What is secondary legislation?
Secondary - or delegated - legislation allows the Government to change the law using the powers conferred in Acts. This means that the Government can make changes to the law without having to pass a new Act of Parliament. Acts contain provisions allowing secondary legislation to alter the law. As many Acts set out a broad framework, with the complexities being added by secondary legislation, this could be provision for more detail. For example, the Children and Families Act 2014 allowed the Secretary of State to make regulations entitling employees who satisfy certain conditions to shared parental leave. It could also be provision for a technical change, such as an increase in the amounts payable under employment legislation.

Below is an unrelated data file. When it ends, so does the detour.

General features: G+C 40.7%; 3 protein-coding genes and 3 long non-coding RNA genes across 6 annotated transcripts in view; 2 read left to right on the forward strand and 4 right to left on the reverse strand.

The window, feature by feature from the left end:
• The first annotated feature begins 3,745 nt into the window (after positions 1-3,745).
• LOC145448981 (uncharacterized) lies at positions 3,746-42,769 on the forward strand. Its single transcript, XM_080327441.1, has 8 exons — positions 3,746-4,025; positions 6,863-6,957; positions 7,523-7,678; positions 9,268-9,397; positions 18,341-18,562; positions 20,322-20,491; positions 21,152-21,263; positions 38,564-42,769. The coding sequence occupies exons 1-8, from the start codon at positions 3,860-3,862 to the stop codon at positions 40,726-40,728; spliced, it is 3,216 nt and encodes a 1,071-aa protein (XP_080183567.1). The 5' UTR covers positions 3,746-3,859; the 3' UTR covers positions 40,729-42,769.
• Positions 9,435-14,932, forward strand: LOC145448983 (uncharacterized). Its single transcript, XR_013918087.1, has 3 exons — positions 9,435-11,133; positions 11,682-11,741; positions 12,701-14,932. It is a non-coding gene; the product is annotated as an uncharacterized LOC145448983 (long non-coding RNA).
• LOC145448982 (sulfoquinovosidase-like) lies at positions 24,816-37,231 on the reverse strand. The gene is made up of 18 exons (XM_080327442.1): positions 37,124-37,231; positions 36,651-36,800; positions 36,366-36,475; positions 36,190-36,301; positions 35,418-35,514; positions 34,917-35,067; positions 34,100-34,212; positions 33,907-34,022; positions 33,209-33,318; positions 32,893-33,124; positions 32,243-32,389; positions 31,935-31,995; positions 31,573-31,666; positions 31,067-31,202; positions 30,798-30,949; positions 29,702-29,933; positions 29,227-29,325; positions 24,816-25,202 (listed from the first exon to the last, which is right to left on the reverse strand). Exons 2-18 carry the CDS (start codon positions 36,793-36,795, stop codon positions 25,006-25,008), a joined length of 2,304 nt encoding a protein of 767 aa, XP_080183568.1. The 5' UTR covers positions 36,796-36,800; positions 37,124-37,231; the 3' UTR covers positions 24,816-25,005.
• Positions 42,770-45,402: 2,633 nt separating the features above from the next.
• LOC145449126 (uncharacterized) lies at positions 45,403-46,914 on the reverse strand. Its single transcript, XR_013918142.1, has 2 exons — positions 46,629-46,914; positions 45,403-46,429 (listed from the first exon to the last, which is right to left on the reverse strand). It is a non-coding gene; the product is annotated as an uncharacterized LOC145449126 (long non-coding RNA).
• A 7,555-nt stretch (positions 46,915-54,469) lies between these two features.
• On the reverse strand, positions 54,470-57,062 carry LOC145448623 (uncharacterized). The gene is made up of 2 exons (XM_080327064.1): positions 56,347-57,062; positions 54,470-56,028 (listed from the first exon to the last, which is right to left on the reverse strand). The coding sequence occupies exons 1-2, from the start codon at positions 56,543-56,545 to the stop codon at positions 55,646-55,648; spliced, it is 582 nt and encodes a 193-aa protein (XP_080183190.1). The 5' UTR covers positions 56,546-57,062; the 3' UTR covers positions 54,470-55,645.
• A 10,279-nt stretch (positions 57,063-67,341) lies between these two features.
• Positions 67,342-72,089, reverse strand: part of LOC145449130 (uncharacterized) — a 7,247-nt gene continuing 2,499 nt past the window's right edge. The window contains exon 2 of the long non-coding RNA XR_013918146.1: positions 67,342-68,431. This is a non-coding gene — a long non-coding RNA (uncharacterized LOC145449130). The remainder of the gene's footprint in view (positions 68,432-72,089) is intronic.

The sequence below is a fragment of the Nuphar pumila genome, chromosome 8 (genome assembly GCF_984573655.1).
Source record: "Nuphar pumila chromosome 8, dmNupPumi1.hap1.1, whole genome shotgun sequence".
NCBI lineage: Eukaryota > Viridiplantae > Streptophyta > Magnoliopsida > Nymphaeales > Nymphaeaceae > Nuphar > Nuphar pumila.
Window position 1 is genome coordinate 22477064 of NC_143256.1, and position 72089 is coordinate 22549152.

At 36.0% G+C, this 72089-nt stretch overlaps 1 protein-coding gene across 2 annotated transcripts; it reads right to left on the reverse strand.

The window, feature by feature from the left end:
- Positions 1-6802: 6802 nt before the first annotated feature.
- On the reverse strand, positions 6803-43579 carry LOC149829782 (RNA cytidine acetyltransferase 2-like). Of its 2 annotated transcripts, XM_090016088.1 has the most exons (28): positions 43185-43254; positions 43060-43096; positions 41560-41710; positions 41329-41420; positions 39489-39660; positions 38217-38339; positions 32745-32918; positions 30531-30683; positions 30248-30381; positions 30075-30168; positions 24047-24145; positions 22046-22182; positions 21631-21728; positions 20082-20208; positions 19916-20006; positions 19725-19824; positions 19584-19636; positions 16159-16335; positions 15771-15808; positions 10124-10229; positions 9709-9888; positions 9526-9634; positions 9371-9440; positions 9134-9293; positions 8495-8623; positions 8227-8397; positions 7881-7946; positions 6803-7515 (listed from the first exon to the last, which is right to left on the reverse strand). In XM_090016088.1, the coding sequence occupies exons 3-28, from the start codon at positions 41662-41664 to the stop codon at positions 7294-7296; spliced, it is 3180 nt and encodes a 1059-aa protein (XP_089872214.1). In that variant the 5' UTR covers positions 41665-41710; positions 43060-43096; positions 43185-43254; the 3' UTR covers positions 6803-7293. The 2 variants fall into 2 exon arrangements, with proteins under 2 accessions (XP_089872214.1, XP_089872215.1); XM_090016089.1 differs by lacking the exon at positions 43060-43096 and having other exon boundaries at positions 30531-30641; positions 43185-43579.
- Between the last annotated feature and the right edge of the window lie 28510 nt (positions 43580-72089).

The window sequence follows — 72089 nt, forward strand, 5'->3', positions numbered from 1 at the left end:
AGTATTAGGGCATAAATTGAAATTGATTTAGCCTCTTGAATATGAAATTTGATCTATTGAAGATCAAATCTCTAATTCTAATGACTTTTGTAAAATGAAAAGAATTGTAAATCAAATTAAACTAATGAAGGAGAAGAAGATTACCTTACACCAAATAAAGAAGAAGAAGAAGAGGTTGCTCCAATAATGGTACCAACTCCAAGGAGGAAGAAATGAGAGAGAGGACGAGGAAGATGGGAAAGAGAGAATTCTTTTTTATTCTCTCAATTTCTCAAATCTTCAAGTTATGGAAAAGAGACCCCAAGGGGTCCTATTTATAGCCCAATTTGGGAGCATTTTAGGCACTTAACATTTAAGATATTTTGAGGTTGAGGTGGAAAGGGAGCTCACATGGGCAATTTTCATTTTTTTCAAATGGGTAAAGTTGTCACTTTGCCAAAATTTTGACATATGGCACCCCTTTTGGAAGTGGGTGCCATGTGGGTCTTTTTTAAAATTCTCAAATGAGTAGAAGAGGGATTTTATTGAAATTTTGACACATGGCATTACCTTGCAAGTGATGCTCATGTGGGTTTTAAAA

Statutory instruments are the most common form of secondary legislation.